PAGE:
Feb. 22 is Ash Wednesday, and for those who can, finding an Ash Wednesday service is a great way to mark the start of Lent. The ritual of receiving ashes on the forehead dates to the Middle Ages but contains symbolism rooted in the Old Testament, when ashes signified mourning, mortality and penance.

In one of the many examples of ashes being referenced in the Old Testament, the King of Nineveh responded to Jonah’s call for conversion and repentance by covering himself in sackcloth and sitting in a pile of ashes. That took place in the fifth century B.C., prefiguring Christ’s words to the people of those towns who had heard his message of salvation and witnessed his miracles yet still refused to repent. Christ chastised those towns when he said, “If the deeds of power done in you had been done in Tyre and Sidon, they would have repented long ago, sitting in sackcloth and ashes” (Luke 10:13).

The early church perpetuated the symbolism of ashes in connection with penance, and by the eighth century, a custom had developed in which people facing death would lie upon sackcloth and have ashes sprinkled upon them. A priest would then bless them with holy water and say, “Remember that thou art dust and to dust thou shalt return.” Afterwards, the priest would ask, “Art thou content with sackcloth and ashes in testimony of thy penance before the Lord in the day of judgement?” The answer for believers would invariably be “yes,” because they understood the need to turn to God with humble and contrite hearts.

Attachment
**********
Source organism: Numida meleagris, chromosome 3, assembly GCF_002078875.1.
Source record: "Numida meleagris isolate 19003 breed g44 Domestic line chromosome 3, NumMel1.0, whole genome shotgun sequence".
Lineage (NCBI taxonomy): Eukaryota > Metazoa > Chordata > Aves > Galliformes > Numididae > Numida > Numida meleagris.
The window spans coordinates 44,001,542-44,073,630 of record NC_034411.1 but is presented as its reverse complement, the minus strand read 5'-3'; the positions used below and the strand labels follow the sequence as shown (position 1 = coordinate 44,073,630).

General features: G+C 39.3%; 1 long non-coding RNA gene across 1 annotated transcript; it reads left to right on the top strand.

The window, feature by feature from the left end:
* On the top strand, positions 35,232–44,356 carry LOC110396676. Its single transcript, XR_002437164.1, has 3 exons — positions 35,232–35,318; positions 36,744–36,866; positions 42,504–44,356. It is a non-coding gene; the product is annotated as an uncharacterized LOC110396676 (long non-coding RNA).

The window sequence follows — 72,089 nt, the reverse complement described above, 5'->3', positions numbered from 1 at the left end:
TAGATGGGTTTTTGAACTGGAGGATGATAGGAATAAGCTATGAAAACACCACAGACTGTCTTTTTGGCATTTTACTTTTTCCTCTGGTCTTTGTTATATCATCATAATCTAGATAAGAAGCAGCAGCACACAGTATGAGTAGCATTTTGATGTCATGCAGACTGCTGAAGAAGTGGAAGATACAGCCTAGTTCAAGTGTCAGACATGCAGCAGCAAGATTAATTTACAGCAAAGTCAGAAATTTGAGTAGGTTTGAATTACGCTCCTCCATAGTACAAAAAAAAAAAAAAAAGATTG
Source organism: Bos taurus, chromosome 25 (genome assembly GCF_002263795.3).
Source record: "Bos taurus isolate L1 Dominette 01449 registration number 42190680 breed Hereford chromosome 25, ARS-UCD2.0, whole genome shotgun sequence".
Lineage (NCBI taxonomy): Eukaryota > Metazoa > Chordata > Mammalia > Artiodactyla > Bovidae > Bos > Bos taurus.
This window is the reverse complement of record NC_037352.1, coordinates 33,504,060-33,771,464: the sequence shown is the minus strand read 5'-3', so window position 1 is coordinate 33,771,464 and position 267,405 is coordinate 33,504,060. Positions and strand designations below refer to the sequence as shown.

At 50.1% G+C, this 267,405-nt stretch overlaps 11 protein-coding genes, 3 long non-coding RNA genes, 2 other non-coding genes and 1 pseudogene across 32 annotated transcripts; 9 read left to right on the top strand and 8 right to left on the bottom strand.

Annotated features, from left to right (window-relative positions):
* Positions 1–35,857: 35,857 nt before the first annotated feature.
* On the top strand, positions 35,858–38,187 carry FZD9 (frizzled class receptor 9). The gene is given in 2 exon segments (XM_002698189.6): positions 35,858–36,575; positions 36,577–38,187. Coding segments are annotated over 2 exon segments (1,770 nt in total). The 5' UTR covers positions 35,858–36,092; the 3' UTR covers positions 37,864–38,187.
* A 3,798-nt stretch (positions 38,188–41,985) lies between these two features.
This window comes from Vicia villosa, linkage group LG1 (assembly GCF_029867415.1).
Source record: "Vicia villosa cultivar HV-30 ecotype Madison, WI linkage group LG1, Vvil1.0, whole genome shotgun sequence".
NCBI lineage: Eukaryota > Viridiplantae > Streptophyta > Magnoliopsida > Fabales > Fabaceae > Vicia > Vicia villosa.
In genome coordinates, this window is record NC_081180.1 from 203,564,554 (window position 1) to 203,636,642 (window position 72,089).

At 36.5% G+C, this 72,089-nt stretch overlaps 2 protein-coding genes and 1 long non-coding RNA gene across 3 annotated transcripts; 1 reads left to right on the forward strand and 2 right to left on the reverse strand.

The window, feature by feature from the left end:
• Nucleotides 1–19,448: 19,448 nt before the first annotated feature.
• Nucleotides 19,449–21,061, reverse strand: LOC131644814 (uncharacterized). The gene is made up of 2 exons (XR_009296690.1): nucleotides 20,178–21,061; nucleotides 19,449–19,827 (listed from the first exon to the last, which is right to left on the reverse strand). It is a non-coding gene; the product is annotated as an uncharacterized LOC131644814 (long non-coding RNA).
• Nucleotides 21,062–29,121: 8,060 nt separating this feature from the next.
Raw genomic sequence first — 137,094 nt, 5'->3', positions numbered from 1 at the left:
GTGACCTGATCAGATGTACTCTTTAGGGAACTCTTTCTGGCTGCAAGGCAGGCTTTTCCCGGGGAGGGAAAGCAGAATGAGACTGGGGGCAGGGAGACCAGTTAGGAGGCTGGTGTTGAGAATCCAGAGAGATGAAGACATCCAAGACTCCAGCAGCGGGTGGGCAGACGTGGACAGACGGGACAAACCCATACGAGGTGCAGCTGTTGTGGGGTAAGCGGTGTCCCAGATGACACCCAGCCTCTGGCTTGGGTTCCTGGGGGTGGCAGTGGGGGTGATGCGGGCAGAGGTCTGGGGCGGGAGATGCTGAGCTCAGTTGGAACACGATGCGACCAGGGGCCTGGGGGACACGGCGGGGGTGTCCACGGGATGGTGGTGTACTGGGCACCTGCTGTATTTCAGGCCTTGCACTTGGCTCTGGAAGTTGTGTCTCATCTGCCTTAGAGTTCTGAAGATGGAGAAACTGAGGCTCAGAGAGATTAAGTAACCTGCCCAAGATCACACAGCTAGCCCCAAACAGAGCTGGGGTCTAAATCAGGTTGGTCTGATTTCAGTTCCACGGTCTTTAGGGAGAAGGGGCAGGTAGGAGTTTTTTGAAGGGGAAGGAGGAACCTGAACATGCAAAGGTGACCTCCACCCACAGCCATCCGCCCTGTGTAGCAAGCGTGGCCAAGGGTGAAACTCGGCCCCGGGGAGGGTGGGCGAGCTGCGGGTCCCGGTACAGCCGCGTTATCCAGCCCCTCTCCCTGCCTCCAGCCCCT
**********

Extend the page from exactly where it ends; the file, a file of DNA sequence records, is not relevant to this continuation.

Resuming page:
Also in the eighth century, the Gregorian Sacramentary references a Day of Ashes marking the beginning of Lent, and a quote from the Anglo-Saxon priest Aelfric dating to around 1000 A.D. reads, “Now let us do this little at the beginning of our Lent that we strew ashes upon our heads to signify that we ought to repent of our sins during the Lenten fast.”

So, we see that the practice of using ashes to signify the start of Lent evolved from a long tradition. Today, we get our ashes from the burned palm branches of the previous year’s Palm Sunday, which symbolizes repentance because the palms were used to welcome Christ. By marking ourselves with ashes of burned palms, we acknowledge that we have fallen short of fully welcoming Christ into our lives.

The history of Ash Wednesday helps to shed light on why Lent is a time for reflection upon our standing before God. Christ called for repentance, fulfilling the call of the Old Testament prophets and John the Baptist. He did this because he understood people had to renounce the world to fully welcome him into their lives. But Christ also understood that we needed help in the effort to prepare ourselves for the perfect love God wants to shower upon us. So, we repent not because we expect to earn our way into a state of grace, but simply to do our part to be prepared to receive Christ’s selfless gift.

Therefore, we humble ourselves with ashes to begin our preparations for the celebration of the coming of Christ into our lives at Easter time. The ashes remind us of our humanity as imperfect people in need of salvation. And as with so many things in our faith, humility opens a window onto the wisdom of God so that we can be transformed by his tremendous love for us.

For a free copy of The Christophers’ THE GIFT OF RECONCILIATION, write: The Christophers, 5 Hanover Square, New York, NY 10004; or email . Fr. Dougherty is on the Christophers’ board of directors.

Maryknoll Father Edward M. Dougherty (CNS photo)